- Author's Saving Throw:
- In The Horse and His Boy there were some Unfortunate Implications in the depiction of the Calormenes. This book shows more good Calormenes, and Emeth is pardoned by Aslan, who says that those who serve Tash for good purposes are really serving him.
- There was some Fridge Horror regarding Polly's fate after The Magician's Nephew, since she isn't mentioned in any of the other books. Here she's alive and well, called Aunt Polly by the Pevensies and involved in the plot.
- Lewis later made some comments assuring readers that he felt Susan would make it to Narnia in her own way, even thinking that it was a story worth its own book.
- Esoteric Happy Ending: A fairly well-known and debated one. Everyone died and went to Heaven, er, Narnia. But not Susan, because since she no longer believed in Narnia, she didn't join them on the journey where they all died. C.S. Lewis stated in a letter that she could get to Narnia "in her own time." Apparently this was actually a Sequel Hook.
- Fan Fic Fuel: Susan's fate has kept writers intrigued, most notably Neil Gaiman who wrote The Problem of Susan.
- Genius Bonus: The dwarfs who refuse to believe they're in Aslan's Country and see only the stable they were originally in are nods to the Platonic Cave, which is lampshaded by the Professor.
- Ho Yay: There are many yay-inducing moments between Tirian and Jewel the Unicorn, but this one takes the cake:"Kiss me, Jewel," he said. "For certainly this is our last night on earth. And if ever I offended against you in any matter great or small, forgive me now.""Dear King," said the Unicorn, "I could almost wish you had, so that I might forgive it. Farewell. We have known great joys together. If Aslan gave me my choice I would choose no other life than the life I have had and no other death than the one we go to."
- It Was His Sled: Everyone knows that this is the Narnia story where everyone except Susan dies and goes to heaven.
- Love to Hate: Shift makes for perhaps the most memorable villain since the White Witch, a horribly manipulative and cunning ape who's always ready to spin a situation to his advantage and has a ready-made answer to any objections that could be raised to his plans.
- Misaimed Fandom: There's a significant divide in the fandom of those view Susan as being denied entry into Aslan's Country for embracing "nylons, lipstick, and invitations", viewing it as a critique of feminism. Writers like J. K. Rowling, Neil Gaiman, and Philip Pullman are fond of this interpretation, with Gaiman writing a rather brutal satire on the subject. What this gets wrong is that the characters criticize Susan's attitude towards those things, not taking up the things themselves—namely, that she's obsessing over them to the point of becoming shallow, dismissive, and gossipy. Furthermore, it was Lucy, who, as a Queen in Narnia, was willing to fight when Queen Susan chose not tonote , meaning there were already feminist characters who weren't living up to traditional gender-based expectations.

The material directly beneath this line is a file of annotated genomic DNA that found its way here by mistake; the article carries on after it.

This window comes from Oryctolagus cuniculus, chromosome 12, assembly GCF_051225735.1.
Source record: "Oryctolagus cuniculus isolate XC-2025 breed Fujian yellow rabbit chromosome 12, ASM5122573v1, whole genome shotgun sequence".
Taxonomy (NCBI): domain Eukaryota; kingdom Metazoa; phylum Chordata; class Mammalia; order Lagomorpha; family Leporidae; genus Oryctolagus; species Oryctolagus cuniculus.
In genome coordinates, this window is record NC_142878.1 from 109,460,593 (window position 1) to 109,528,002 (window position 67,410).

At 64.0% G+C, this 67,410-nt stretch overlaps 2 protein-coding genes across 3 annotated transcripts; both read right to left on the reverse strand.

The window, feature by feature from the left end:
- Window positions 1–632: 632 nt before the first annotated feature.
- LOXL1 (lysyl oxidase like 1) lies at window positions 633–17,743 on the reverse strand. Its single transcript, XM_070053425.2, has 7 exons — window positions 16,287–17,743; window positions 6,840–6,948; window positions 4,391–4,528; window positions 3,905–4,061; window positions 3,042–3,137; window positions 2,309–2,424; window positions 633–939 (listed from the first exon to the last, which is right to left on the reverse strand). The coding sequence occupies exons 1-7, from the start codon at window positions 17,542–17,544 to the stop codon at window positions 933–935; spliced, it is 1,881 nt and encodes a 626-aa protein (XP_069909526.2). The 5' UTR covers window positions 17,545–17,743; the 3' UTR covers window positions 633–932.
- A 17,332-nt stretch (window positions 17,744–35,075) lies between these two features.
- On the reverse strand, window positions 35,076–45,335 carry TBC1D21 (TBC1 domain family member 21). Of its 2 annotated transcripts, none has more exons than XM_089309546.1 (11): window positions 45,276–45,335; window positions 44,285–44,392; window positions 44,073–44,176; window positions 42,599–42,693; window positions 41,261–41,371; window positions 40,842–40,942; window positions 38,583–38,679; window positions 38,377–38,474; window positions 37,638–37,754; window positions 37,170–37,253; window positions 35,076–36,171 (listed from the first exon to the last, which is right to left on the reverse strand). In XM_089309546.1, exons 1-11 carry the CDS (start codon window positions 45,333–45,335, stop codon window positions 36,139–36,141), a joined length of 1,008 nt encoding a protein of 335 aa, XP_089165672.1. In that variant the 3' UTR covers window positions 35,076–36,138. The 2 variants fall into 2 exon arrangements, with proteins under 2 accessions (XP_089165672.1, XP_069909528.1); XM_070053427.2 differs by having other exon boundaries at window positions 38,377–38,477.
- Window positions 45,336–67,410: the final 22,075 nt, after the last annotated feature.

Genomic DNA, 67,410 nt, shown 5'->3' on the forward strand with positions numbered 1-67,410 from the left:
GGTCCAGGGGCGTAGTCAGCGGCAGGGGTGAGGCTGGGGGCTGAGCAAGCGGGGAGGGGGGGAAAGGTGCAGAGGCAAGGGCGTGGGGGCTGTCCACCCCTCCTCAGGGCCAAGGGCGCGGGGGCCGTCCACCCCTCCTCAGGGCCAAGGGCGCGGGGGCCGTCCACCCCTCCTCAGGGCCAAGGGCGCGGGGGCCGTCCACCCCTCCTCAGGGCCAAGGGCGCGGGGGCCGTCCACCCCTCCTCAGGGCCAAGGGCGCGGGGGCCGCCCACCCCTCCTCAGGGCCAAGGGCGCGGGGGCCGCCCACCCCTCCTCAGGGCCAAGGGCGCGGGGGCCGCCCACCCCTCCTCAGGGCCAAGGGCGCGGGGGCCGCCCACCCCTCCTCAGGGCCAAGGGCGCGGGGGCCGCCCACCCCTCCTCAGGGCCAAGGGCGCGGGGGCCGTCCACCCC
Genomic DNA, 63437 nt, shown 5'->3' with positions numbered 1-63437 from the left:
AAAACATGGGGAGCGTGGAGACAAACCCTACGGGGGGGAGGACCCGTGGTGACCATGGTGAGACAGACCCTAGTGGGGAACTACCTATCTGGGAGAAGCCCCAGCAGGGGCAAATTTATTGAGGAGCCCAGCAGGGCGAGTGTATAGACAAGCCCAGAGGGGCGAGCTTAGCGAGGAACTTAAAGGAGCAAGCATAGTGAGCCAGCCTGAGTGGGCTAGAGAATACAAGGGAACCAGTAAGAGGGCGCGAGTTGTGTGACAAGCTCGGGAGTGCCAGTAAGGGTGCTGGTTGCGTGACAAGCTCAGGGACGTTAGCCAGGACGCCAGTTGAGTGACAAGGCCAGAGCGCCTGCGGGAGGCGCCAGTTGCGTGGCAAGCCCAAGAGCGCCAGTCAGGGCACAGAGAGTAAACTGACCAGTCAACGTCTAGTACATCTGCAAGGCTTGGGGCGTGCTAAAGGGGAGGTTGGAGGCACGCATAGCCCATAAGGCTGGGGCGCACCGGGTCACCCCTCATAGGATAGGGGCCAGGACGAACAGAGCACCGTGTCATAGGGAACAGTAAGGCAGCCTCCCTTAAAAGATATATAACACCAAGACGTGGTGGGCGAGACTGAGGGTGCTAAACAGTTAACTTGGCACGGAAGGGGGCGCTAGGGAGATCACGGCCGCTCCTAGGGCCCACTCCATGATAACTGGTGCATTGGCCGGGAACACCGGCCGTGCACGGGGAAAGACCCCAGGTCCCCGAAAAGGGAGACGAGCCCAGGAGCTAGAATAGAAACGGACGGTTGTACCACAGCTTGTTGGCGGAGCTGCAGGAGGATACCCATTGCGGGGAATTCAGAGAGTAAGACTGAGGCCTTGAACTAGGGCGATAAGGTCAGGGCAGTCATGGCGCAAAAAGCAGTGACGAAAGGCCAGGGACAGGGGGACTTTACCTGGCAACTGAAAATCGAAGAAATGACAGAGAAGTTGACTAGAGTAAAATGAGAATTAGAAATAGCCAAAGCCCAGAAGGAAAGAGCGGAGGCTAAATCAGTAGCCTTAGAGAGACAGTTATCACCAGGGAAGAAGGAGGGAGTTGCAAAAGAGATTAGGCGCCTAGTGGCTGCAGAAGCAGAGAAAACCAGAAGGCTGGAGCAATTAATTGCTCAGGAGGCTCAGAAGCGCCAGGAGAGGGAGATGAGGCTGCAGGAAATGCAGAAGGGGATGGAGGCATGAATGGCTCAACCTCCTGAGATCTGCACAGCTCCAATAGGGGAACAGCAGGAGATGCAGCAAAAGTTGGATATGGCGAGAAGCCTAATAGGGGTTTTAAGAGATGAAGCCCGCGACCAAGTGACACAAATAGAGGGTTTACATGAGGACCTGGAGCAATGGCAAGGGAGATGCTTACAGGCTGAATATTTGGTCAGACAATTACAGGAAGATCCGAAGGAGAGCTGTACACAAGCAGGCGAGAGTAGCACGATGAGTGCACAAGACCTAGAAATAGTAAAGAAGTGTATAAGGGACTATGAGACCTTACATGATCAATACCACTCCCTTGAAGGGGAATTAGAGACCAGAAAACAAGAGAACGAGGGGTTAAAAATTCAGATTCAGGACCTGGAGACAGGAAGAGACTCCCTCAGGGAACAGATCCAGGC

- Never Live It Down: The line about Susan being "more interested in lipstick, nylons, and invitations" has been taken as a critique of female sexuality.
- Nightmare Fuel:
- The descriptions of Tash. If you've heard Patrick Stewart's audiobook recording, the character voice Stewart uses for Tash's words gives the monster a whole new dimension of terrifying. The illustration of Tash is also by far the most terrifying picture in the books.
- Special mention is the scene where Ginger the cat sees Tash - and runs out of the stable so terrified that his ability to speak is gone.
- One-Scene Wonder:
- Early in the book, Tirian and Jewel are visited by a dryad who tries to warn them about the danger but dies in front of them as her tree is cut down. This image was going to be used in the Prince Caspian film but was deleted.
- Tash, implied to be the Narnian equivalent of Satan. He only appears for barely a page, but boy does he make the most of it.
- They Wasted a Perfectly Good Character: Tash. His only short appearance in the book (and indeed, the entire series) is seemingly for the sole purpose of teaching his followers not to invoke him in vain. This is in spite of him being described as Aslan's opposite: the The Anti-God and Satan analog of Narnia, which would make it interesting to know how he has influenced the story and the world beforehand. Then theres the fact that an entire country worships him as their god; how did that happen if he's supposed to be the ultimate embodiment of evil? Possibly justified in that the Narnia books are Christian allegories and Satan is rarely elaborated upon in canonical Christian sources, but then again, thats also left a lot of people wanting more, which is why we have Word of Dante.
- Unintentionally Sympathetic: We're meant to understand that Susan has become shallow and materialistic, but since she doesn't appear in person and we only have the other characters' criticisms to go by, many readers think she's treated too harshly - especially since the events of the story and the fact that she's not with the other Friends of Narnia at the end mean that she's just lost her parents, all three of her siblings, her cousin, and several family friends in a horrific tragedy.
- The Woobie: Puzzle, who is Shift's pawn throughout the entire ordeal. He only dresses up as Aslan because the ape forces him to, and he's too simple-minded to protest. Luckily Aslan forgives him for it.
YMMV / The Last Battle